Q: Have you and another ever shared a passionate pursuit as a substitute for a romance between you two?

The eighth snippet was from *Hey, Dollface* by Deborah Hautzig. It was a Young Adult novel, where two high school girls fall in love, but in the particular scene, they're talking on the phone about a date one of them had with a boy.

And then...

Q: Have you ever tested a romantic prospect by detailing an exciting experience you had with someone else to that person? 

The ninth quote was from "The Rug of Identity" by Jill W. Fleming in *Lesbian Plays,* selected & introduced by Jill Davis. A lesbian couple is trying to rekindle their spark.

And then...

Q: If you've ever been or are now part of a couple, how do you sustain the fliration between you? 

The tenth excerpt was from "The Man in the Brooks Brothers Shirt" in *The Company She Keeps* by Mary McCarthy. It included an exchange between a man and a woman, where the woman is unimpressed initially until the man is familiar with the author of the book she's reading.

And then...

Q: What makes you not want to flirt back?
Q: Initially turned off, what can persuade you to become engaged in a flirtation?

The eleventh snippet was from *The Mind-Body Problem* by Rebecca Goldstein, where a woman and a man begin flirting with each other's intellect, agreeing that mathemeticians are aestheticians.

The twelfth and final bit was from *Self-Help* by Lorrie Moore, with a funny exchange between a man and woman who just met, where the woman is reading *Madame Bovary* in a Doris Day book jacket.

And then...

Q: Which style(s) of flirting do you most enjoy, e.g., eye-contact, intellectual, humorous... 

I wonder what became of those LGBT youth in Chicago. Today, they would be ages 44-51. Hope that those who wanted to learn to flirt did and found the loves of their lives eventually, like I did.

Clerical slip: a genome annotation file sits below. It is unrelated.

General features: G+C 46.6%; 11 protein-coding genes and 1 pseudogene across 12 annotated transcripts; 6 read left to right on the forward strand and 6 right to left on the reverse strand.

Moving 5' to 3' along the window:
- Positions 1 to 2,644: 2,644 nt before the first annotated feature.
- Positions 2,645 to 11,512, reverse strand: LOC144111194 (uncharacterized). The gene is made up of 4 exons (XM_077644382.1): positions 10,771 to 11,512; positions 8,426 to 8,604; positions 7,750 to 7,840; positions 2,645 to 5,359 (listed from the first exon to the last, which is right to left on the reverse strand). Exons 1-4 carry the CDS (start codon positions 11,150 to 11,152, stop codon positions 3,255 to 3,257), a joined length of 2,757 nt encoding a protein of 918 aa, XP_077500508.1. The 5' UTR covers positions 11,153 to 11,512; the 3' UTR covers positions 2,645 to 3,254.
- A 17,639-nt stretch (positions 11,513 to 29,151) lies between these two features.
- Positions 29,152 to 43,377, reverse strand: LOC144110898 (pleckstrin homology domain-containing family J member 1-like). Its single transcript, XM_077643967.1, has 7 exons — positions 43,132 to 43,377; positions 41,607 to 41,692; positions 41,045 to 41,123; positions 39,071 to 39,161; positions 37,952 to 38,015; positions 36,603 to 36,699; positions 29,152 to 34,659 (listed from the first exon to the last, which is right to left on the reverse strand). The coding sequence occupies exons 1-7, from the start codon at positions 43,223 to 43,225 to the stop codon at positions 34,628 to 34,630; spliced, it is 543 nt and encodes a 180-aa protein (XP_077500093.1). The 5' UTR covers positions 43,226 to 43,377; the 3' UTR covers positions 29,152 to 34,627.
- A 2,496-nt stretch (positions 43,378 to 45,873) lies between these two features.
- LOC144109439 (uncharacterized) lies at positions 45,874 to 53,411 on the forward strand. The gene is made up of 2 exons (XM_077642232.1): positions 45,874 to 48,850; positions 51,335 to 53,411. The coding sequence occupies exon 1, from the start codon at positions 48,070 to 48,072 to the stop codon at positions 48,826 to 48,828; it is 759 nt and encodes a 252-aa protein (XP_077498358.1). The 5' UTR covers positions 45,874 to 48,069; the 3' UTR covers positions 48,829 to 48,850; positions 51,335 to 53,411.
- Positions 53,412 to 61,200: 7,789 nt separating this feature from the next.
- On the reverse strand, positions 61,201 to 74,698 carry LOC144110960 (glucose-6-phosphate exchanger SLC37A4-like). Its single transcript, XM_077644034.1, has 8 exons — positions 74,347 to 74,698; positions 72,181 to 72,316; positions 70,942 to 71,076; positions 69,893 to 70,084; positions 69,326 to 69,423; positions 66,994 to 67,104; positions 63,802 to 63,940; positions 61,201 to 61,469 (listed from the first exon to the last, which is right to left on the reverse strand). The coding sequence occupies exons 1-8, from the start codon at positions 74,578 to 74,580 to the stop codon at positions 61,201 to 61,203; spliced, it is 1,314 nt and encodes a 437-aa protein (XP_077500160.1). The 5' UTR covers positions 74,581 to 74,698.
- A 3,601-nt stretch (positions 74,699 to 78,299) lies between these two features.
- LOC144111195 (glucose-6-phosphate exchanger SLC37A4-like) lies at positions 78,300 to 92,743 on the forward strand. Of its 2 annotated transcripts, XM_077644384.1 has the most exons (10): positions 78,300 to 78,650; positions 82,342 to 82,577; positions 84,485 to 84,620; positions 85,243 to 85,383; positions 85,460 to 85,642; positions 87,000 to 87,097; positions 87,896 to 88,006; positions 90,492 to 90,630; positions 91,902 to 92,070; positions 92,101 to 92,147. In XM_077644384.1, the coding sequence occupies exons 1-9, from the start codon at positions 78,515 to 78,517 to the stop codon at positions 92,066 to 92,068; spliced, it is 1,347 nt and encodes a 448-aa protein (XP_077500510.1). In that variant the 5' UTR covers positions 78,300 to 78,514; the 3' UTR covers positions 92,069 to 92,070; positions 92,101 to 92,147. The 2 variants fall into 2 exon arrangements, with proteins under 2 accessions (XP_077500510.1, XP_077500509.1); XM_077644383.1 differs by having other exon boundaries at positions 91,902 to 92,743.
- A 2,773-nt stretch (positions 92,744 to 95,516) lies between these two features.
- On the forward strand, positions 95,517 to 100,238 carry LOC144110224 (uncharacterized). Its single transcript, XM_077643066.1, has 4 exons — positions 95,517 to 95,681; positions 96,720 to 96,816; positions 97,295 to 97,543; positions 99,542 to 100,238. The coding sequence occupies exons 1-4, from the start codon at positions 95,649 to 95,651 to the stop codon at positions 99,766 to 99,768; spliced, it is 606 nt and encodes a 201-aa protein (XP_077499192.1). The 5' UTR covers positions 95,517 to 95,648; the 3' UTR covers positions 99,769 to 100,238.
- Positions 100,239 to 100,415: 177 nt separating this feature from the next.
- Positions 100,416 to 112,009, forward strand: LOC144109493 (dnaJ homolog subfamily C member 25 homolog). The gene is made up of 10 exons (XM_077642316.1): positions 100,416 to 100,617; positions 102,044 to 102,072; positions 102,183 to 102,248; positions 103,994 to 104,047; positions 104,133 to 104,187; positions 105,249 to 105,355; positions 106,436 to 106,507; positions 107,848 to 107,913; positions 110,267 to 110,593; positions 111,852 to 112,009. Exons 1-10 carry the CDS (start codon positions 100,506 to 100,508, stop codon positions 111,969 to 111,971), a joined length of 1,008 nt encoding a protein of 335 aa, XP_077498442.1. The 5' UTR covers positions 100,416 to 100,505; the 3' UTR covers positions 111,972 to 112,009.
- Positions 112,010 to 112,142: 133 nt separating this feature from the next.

Monday, September 3, 2018

Thirty-five Falls Later

The postings on this site are my own and don’t necessarily represent IBM’s positions, strategies or opinions.

What's Different:

As I imagine my arrival at the Detroit Airport and then on the University of Michigan campus on Wednesday, I'm thinking of all that's different since Day One of my freshman year there, and am grateful, mostly:
  1. I wrote an Honors thesis, "Women's Damned Desires: A Comparison of Four Twentieth-century American and Israeli Short Stories," and graduated with High Honors as a Comparative Literature major.
  2. Both of my parents (z"l) are gone and my two sisters and I have families of our own.
  3. I'm openly lesbian.
  4. Friends of mine died of AIDS in their 20s.
  5. My career is solid and I've been working full-time for 32 years so far.
  6. Sugar in most forms has been gone from my diet for 28+ years so far and I'm more fit now than I was at 18.
  7. I wrote an unpublished memoir of my life from 0 - 30.
  8. Relative prosperity is no longer a wild fantasy, and my wife Pat & I co-own two cars and a house.
  9. I volunteered to co-lead the Tri-State chapter of our LGBT+ employee group.
  10. I became a people manager.
  11. I chose to leave people management -- but returned to it ultimately -- so that a couple of colleagues and I could start up a business development team in our company dedicated to the LGBT+ B2B market. So far, it has contributed millions of dollars in attributable company revenue. We also enjoyed positive press and being quoted in a Columbia University Press book on LGBT+ marketing. And serving on a TimesTalk panel on being out at work. Although I chose to move to a different role three years in, it's still going successfully 17 years later.